• @MichaelKaras that is interesting that the damage might not be immediately observable. We have had more lightning storms here than usual, but there was no immediate damage during any of them. When possible, I usually turn of the UPS and just unplug everything before the storm. – Aryeh Leib Taurog May 27 '15 at 16:36
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I can give you a definitive answer to the question in title. However, you have an unusual situation, and it's only possible to speculate as to what else it could be.

Could your non-pure sine wave UPS be responsible for the damage?

The waveform from the UPS cannot cause damage. If your computer has an active PFC power supply, a cheap non-sine wave UPS can lead to the equipment shutting down at the time of the switch-over, but not damage. If the UPS worked fine in keeping things powered up during outages, you don't have to worry about the waveform issue or need an expensive pure sine wave UPS.

Also consider that some of what failed was never plugged into the UPS.

Could the problem be due to power surges?

Cheap surge protectors that use MOVs are single-use protection; the MOVs sacrifice themselves and tend to burn out in order to protect your equipment. After they have done that once, the protection is usually lost.

That said, power surges short of a lightning strike tend to be self-limiting. For example, if the computer's power supply is not able to handle the surge, it is likely to fail before the components it powers are damaged. If you were to sustain surge damage beyond the power supply, it is likely that most components would fail simultaneously. It doesn't sound like that has been your experience.

If your utility power is horrendous, you might benefit from the type of UPS that is always active. Rather than switching over to battery when the power goes out, you always run from the battery and the UPS keeps it charged. That isolates your equipment from the utility power.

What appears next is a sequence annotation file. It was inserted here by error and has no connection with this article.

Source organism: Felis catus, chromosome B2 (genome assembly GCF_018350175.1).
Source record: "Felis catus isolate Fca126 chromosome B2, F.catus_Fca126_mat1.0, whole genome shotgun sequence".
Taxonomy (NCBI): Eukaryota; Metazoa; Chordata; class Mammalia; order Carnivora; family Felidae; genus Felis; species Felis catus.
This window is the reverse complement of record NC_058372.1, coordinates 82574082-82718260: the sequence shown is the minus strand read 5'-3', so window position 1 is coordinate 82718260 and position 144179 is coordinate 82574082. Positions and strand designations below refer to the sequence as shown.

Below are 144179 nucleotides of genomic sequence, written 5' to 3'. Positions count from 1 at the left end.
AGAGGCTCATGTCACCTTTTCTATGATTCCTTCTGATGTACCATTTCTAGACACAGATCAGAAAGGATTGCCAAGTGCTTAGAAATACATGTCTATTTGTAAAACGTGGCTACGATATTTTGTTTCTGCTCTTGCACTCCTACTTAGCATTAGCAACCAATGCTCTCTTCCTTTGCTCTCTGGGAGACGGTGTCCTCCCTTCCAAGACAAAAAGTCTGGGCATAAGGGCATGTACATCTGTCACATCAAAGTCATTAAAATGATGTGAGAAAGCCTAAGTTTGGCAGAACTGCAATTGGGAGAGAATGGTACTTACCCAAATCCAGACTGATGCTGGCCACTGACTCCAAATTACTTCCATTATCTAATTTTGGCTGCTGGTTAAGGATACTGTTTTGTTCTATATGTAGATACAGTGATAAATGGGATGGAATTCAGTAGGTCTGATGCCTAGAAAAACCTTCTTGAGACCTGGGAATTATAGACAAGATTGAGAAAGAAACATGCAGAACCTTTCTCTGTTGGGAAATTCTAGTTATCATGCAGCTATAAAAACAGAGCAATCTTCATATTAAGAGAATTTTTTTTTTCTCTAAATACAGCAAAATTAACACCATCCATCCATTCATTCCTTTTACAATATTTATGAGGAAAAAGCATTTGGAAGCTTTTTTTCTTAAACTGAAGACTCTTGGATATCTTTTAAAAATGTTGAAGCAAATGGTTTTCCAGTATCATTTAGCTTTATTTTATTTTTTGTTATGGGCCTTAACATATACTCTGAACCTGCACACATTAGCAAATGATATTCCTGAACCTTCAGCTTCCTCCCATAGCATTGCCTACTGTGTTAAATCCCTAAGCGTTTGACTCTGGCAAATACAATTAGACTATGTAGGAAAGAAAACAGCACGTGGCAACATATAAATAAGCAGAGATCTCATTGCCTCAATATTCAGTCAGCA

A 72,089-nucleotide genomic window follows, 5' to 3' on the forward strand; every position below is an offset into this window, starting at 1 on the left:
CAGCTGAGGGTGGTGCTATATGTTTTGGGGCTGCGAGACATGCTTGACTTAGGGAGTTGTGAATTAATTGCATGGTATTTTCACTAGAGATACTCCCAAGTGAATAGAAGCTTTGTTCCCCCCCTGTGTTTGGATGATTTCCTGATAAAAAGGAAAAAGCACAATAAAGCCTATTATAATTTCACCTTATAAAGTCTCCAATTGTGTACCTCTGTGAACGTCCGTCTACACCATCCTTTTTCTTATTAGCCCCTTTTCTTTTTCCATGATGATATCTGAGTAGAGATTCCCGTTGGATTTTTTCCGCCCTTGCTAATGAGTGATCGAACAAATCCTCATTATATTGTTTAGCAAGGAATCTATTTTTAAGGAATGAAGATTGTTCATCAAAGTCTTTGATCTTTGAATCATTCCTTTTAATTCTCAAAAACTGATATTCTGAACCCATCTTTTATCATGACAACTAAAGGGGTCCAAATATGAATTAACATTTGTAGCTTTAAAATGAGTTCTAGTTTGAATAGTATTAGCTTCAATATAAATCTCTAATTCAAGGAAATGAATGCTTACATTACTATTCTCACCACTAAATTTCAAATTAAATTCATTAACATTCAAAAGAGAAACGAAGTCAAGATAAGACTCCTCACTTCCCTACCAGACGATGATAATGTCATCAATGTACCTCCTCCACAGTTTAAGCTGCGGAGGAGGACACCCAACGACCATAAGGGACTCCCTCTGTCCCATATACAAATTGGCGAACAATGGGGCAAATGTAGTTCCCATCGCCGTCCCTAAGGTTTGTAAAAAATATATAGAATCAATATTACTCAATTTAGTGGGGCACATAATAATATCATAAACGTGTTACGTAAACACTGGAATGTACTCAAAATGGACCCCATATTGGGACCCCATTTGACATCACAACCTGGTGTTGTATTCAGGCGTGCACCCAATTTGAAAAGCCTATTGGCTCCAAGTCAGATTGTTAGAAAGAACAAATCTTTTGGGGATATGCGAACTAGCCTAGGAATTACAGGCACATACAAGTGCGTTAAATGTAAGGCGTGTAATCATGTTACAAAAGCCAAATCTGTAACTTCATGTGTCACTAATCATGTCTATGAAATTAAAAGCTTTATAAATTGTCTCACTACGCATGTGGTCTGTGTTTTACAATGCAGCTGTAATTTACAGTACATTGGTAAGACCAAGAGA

However, if the utility power isn't adequately protected from lightning, even that might not be enough to protect against a serious lightning strike. In fact, there isn't much that will, short of unplugging things. But again, the failure pattern you describe doesn't sound like lightning or surges.

Common Denominators

The multiple failures aren't from the UPS, but they sure are unusual. My first reaction might be that the failures were misdiagnosed and some of the early replacements might not have been necessary. If the problem cleared up after replacement and some time later there was a new problem, that would indicate that this isn't the case. Although..., the process of servicing the computer might have included blowing it out or other actions that temporarily solved a different problem, like heat.

If the computer failures are all caused by a single underlying problem, there are only a few common denominators. One is the internal power supply, another is heat.

The only way I could envision the power supply damaging many different components would be if the voltages it is putting out are too high. I have never personally seen a power supply do that, but it's something you could check with a voltmeter.

If the inside of the computer is getting too hot, or heat isn't being dissipated you could get failures, although some components tend to shut down before they are destroyed. Signs to look for would be air vents blocked with dust, or exhaust fans caked with dust. You could also get excessive heat if the computer is in a confined space.

Multiple component failures might be due to bad computer build quality. Your computer could have been made on a Friday out of all marginal parts. Except you mention two AC transformers, a modem, and its power pack all failing, also. Unless you buy only cheap stuff from disreputable merchants, it doesn't seem likely that everything would fail, and do so in a short time frame.